Thursday, February 10, 2011

Zonoscope, Cut Copy (2011)

Whenever I encounter a new Cut Copy album, it takes me a while to grow comfortable with the sound. On their first album, Bright Like Neon Love, I was hesitant about the sound because it sounded so middle of the road '80s. I love '80s music, and I love music that aims to sound like '80s music. But, something about Bright Like Neon Love sounded so familiar, it wasn't until I had the album for a few months that I really discovered my love for Cut Copy. On their second album, In Ghost Colours, I was taken back by the dance tracks. Most of the tracks on the album have such a great dance sound and was a little bit removed from the sounds I came to expect. It's great for a band to show growth. Cut Copy certainly shows growth.

Of course, I have grown to completely love In Ghost Colours. I find most tracks on the album to be perfect for summer. When I saw their brief,but fulfilling set at Lollapalooza... I knew they were a band to respect. They knew how to get the crowd jumping. They knew how to reel you in.

Now, their third release. I have given myself a couple of week with the tracks before deciding to form an opinion. Maybe this is still too soon. For now, I'm not as in love with this album as the previous album. On Zonoscope, Cut Copy seems to be creating perfect little pop gems. Not the kind of pop gems your cousins, aunts, and neighbors are going to be familiar with a la Britney Spears. But, the type of pop gem that would not feel out of place on a popular radio station. Or, in the background of a restaurant or club.

If I could sum up Zonoscope in one way, it would have to be Passion Pit's "The Reeling." I am not a fan of Passion Pit. There are a handful of songs I enjoy. For the most part, they're just kind of there. But, their track "The Reeling" is a really great track. And, I feel most of the songs on Zonoscope capture that free spirited, playful, party atmosphere of "The Reeling."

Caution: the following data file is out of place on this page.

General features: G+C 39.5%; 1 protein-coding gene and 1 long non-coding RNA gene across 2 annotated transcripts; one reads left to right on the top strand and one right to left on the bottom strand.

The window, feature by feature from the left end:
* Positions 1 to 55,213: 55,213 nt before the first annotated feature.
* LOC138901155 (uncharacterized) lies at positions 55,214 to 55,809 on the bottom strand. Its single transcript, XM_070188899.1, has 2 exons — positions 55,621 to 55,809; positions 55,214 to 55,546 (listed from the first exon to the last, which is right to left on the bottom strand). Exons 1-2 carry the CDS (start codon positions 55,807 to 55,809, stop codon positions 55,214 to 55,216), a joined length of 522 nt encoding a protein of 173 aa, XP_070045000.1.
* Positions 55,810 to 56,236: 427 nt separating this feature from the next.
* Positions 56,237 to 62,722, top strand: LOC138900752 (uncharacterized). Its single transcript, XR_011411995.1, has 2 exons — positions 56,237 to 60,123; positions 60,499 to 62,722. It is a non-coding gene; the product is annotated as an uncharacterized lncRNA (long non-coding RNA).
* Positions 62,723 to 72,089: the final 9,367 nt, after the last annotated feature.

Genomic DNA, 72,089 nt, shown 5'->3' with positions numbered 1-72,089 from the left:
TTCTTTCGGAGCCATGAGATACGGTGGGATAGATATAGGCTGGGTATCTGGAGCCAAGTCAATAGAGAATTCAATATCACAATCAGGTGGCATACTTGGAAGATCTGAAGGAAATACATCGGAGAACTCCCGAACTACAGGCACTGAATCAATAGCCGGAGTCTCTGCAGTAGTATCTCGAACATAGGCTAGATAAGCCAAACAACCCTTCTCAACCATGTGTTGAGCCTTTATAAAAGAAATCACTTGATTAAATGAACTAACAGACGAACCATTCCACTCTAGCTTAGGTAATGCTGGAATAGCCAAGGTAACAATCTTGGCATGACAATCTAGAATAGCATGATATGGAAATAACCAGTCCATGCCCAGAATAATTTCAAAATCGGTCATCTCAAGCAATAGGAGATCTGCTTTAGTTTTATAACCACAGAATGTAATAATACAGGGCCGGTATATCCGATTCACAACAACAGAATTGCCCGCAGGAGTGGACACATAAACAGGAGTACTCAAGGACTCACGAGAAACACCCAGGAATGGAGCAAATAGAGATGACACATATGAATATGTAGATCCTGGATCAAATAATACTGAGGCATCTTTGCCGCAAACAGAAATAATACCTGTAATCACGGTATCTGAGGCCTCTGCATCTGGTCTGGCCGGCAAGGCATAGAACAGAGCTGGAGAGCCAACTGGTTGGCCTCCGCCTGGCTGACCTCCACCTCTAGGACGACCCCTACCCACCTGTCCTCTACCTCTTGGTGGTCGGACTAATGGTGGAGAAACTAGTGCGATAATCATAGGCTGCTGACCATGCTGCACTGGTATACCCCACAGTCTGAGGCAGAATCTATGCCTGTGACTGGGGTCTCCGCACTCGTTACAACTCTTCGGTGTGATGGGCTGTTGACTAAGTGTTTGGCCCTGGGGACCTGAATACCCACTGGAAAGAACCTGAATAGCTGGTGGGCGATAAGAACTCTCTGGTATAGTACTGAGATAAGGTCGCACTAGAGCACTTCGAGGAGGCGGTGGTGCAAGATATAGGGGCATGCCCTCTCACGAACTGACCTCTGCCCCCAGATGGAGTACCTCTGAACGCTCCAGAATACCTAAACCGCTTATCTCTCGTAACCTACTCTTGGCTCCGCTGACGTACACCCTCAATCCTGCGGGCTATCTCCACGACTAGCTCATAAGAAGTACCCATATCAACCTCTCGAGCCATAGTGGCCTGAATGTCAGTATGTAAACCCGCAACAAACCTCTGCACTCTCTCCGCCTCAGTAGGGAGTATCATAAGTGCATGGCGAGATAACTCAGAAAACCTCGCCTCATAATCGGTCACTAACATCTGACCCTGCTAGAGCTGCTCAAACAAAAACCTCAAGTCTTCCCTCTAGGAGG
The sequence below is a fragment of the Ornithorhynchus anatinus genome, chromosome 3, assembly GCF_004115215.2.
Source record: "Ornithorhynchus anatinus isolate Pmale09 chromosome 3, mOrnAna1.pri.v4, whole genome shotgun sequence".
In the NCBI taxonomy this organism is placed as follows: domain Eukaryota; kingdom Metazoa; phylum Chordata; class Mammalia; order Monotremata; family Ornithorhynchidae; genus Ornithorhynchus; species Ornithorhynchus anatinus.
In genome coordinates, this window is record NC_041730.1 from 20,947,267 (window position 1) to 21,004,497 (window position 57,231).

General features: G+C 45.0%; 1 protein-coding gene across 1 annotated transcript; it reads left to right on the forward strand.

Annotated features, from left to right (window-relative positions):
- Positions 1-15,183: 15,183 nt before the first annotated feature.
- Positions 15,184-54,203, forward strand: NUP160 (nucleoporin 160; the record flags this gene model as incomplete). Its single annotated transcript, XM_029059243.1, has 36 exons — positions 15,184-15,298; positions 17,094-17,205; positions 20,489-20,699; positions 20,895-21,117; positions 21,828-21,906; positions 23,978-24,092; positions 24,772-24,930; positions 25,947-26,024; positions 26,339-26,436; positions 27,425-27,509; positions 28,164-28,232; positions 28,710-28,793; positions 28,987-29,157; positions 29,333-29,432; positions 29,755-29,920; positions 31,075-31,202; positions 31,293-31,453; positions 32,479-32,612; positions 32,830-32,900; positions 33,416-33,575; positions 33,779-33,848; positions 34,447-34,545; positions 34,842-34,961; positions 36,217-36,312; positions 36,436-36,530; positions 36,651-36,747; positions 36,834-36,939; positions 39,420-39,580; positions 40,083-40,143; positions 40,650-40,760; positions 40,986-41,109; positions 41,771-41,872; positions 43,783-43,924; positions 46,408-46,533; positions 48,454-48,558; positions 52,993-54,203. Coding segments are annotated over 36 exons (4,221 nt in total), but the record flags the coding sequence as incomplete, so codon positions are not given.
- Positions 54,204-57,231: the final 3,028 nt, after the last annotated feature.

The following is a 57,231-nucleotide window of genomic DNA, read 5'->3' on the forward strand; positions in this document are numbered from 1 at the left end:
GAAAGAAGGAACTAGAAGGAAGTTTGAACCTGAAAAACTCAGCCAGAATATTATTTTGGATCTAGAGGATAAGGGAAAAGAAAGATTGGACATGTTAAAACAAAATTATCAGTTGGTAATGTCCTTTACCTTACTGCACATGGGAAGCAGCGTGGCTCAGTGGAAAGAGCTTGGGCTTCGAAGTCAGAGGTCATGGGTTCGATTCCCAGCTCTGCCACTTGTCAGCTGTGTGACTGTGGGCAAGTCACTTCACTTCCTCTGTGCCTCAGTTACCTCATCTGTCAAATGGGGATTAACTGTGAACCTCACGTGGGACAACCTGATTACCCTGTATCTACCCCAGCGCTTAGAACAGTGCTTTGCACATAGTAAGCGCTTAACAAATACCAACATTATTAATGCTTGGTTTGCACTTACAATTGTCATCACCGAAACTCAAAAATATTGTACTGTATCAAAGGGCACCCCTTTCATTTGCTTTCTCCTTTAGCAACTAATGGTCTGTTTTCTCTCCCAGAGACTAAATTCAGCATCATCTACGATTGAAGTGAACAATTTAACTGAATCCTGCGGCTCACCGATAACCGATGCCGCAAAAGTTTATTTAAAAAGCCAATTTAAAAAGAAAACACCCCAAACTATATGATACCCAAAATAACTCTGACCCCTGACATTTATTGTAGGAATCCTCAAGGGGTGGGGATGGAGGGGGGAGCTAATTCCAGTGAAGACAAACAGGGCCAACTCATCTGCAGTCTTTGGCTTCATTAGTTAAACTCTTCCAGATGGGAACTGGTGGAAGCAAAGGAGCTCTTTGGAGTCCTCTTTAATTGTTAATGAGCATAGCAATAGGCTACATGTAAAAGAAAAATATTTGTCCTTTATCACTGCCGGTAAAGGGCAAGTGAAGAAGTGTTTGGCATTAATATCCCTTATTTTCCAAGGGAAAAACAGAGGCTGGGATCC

"Need You Now" is the albums opening track and feels like a remainder from In Ghost Colours. The track makes you want to dance and feels full of a lot more energy than the following tracks.

"Take Me Over" starts out sounding like a Men at Work song. The music borrowing heavily from "Land Down Under." At first, this distracts a bit from the song. But, by the tracks end... this need for the humorous reference is forgotten.

"Where I'm Going" feels out of place on the album. The music at the tracks opening reminds me of a Velvet Underground song. I half expect Lou Reed's nasal voice or Nico's too cool for you vocals to come swaying through.

"Pharaohs & Pyramids" is most likely to be the albums successful track. It isn't my favorite track on the album, but it feels as though it has that certain touch that would make for a great radio hit.

All in all, an enjoyable album. Not their best. And, to be honest, I don't think I was finished with In Ghost Colours. I am probably not quite ready for the new album. Maybe by the summer I'll be ready to blare these tracks from open car windows.


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